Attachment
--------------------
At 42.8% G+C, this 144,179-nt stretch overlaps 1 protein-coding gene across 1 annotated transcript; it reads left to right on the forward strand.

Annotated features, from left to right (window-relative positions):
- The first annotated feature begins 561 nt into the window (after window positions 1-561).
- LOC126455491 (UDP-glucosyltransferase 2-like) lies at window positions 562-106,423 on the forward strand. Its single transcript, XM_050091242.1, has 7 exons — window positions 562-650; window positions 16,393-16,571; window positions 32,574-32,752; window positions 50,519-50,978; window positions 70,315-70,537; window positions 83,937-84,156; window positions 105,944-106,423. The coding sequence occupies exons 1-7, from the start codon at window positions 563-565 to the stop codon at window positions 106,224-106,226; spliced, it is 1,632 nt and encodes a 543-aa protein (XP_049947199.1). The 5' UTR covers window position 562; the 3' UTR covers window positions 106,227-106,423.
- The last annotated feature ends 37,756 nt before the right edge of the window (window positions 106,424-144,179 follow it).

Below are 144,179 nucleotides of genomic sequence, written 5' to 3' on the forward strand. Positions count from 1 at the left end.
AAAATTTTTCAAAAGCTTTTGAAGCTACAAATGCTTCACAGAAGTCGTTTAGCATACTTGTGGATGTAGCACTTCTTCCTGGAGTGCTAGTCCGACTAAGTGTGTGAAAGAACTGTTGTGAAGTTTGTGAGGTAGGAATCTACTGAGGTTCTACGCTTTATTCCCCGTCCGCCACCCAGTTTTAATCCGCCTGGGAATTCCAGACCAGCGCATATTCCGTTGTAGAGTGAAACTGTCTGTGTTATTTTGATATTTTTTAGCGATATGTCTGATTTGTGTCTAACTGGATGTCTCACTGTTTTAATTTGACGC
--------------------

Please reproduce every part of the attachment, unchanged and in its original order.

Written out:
At 42.8% G+C, this 144,179-nt stretch overlaps 1 protein-coding gene across 1 annotated transcript; it reads left to right on the forward strand.

Annotated features, from left to right (window-relative positions):
- The first annotated feature begins 561 nt into the window (after window positions 1-561).
- LOC126455491 (UDP-glucosyltransferase 2-like) lies at window positions 562-106,423 on the forward strand. Its single transcript, XM_050091242.1, has 7 exons — window positions 562-650; window positions 16,393-16,571; window positions 32,574-32,752; window positions 50,519-50,978; window positions 70,315-70,537; window positions 83,937-84,156; window positions 105,944-106,423. The coding sequence occupies exons 1-7, from the start codon at window positions 563-565 to the stop codon at window positions 106,224-106,226; spliced, it is 1,632 nt and encodes a 543-aa protein (XP_049947199.1). The 5' UTR covers window position 562; the 3' UTR covers window positions 106,227-106,423.
- The last annotated feature ends 37,756 nt before the right edge of the window (window positions 106,424-144,179 follow it).

Below are 144,179 nucleotides of genomic sequence, written 5' to 3' on the forward strand. Positions count from 1 at the left end.
AAAATTTTTCAAAAGCTTTTGAAGCTACAAATGCTTCACAGAAGTCGTTTAGCATACTTGTGGATGTAGCACTTCTTCCTGGAGTGCTAGTCCGACTAAGTGTGTGAAAGAACTGTTGTGAAGTTTGTGAGGTAGGAATCTACTGAGGTTCTACGCTTTATTCCCCGTCCGCCACCCAGTTTTAATCCGCCTGGGAATTCCAGACCAGCGCATATTCCGTTGTAGAGTGAAACTGTCTGTGTTATTTTGATATTTTTTAGCGATATGTCTGATTTGTGTCTAACTGGATGTCTCACTGTTTTAATTTGACGC